Make yourself a storage partition on a HDD and create your own folder for each subject manually as needed, giving the subject a short meaningful name like a secretary would do on the tab of a real manila folder. Then take notes right into text editors no differently than DOS, and file them into your desired folders manually. There will be a creation date, modification date & access date associated with the files & folders and the text can be some of the most rapidly searchable.

It's OK to make a folder for a single worthwhile text file, since you will sometimes want to search by folder, other times by filename or contained text. Try to stay organized and don't make too many subject folders though in case you want to be able to search them easily manually sometimes. In real filing cabinets there was usually only one layer of subfolders, which are supposed to be much more familiar today but sometimes I wonder.

With 4 primary partitions addressable by DOS, these were supposed to represent the four drawers of a filing cabinet. A common arrangement would have been one drawer with a main folder for each product, one drawer with a main folder for each customer, one containing each month's invoices, and one with each month's correspondence.

Storage for one's personal notes is not usually a large requirement, and you may not need a database to be helpful.

Comprehensive snapshot/backup can be made by easily copying the entire organized partition contents of small universal text files, uncompressed.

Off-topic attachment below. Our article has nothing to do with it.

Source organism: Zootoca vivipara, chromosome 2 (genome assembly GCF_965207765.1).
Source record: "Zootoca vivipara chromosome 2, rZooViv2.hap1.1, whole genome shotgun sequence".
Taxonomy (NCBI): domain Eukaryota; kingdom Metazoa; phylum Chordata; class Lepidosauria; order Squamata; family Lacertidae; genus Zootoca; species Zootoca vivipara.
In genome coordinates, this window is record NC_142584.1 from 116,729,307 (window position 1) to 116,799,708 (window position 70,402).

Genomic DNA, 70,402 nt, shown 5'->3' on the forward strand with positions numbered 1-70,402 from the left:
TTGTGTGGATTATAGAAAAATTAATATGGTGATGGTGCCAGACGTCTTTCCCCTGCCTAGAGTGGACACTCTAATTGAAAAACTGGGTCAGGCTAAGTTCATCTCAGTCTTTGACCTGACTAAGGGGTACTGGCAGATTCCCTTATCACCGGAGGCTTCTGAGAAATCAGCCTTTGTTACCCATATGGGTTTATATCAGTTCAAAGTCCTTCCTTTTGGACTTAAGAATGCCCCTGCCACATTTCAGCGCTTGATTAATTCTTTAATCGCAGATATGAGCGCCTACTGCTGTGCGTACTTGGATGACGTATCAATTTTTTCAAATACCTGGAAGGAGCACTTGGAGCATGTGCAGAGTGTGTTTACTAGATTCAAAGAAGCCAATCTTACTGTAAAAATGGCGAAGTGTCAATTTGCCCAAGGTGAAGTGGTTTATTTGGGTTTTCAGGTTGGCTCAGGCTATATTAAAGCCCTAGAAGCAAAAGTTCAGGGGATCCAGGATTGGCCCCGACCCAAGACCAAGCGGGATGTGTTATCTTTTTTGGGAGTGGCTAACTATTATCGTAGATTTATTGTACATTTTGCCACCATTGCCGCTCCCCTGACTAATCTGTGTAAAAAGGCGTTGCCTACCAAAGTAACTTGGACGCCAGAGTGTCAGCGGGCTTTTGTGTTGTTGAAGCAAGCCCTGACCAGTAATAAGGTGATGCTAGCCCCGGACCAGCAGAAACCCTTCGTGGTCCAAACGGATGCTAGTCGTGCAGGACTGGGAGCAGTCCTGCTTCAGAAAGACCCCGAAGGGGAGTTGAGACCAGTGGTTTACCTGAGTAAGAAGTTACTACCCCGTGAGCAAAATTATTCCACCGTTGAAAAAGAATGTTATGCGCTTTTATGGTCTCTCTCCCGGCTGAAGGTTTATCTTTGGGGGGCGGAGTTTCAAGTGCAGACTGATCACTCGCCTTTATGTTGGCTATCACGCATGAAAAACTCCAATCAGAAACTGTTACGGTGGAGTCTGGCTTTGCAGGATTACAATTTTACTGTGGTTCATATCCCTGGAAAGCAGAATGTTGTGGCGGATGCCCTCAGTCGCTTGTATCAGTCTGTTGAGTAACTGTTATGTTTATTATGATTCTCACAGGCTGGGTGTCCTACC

Tagging and word processing can always be done after initial note-taking.

If all the notes even turn out to be worth it.

Make it easy on your secretary.


zoom meetings mean me taking notes in org-mode is quite unobtrusive.

My work has a lot of JIRA tickets moving at various speeds: same day quick fixes, some questions that can be turned around next day, some projects done in a week or two, some taking a month or two.

Most notes go in the ticket, but for file management and private notes I create a folder on the desktop with the ticket title. Notes go in "notebook.txt", and usually consists of organizing my thoughts on how to attack the problem, maybe some draft editing of comments I want to post on JIRA, maybe a SQL query, the raw data of any big, important result I find. (e.g. "You can see here this data could not proceed further because X was invalid.")